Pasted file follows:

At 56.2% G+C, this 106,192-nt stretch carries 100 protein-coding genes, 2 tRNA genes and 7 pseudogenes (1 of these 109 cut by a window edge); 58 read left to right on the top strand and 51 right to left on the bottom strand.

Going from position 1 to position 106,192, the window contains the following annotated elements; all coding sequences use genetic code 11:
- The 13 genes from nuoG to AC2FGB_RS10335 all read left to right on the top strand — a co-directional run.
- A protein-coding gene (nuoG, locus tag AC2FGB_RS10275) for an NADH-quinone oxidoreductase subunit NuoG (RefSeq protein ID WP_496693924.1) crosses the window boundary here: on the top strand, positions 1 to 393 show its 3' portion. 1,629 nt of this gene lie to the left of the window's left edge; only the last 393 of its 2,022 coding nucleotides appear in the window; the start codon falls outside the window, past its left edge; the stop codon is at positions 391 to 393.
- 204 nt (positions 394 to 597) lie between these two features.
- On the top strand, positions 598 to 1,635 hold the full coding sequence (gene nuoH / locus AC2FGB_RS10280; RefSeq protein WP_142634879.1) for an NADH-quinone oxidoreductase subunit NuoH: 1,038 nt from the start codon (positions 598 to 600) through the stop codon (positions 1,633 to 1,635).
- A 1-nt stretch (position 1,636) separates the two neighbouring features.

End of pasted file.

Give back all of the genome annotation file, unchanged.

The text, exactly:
At 56.2% G+C, this 106,192-nt stretch carries 100 protein-coding genes, 2 tRNA genes and 7 pseudogenes (1 of these 109 cut by a window edge); 58 read left to right on the top strand and 51 right to left on the bottom strand.

Going from position 1 to position 106,192, the window contains the following annotated elements; all coding sequences use genetic code 11:
- The 13 genes from nuoG to AC2FGB_RS10335 all read left to right on the top strand — a co-directional run.
- A protein-coding gene (nuoG, locus tag AC2FGB_RS10275) for an NADH-quinone oxidoreductase subunit NuoG (RefSeq protein ID WP_496693924.1) crosses the window boundary here: on the top strand, positions 1 to 393 show its 3' portion. 1,629 nt of this gene lie to the left of the window's left edge; only the last 393 of its 2,022 coding nucleotides appear in the window; the start codon falls outside the window, past its left edge; the stop codon is at positions 391 to 393.
- 204 nt (positions 394 to 597) lie between these two features.
- On the top strand, positions 598 to 1,635 hold the full coding sequence (gene nuoH / locus AC2FGB_RS10280; RefSeq protein WP_142634879.1) for an NADH-quinone oxidoreductase subunit NuoH: 1,038 nt from the start codon (positions 598 to 600) through the stop codon (positions 1,633 to 1,635).
- A 1-nt stretch (position 1,636) separates the two neighbouring features.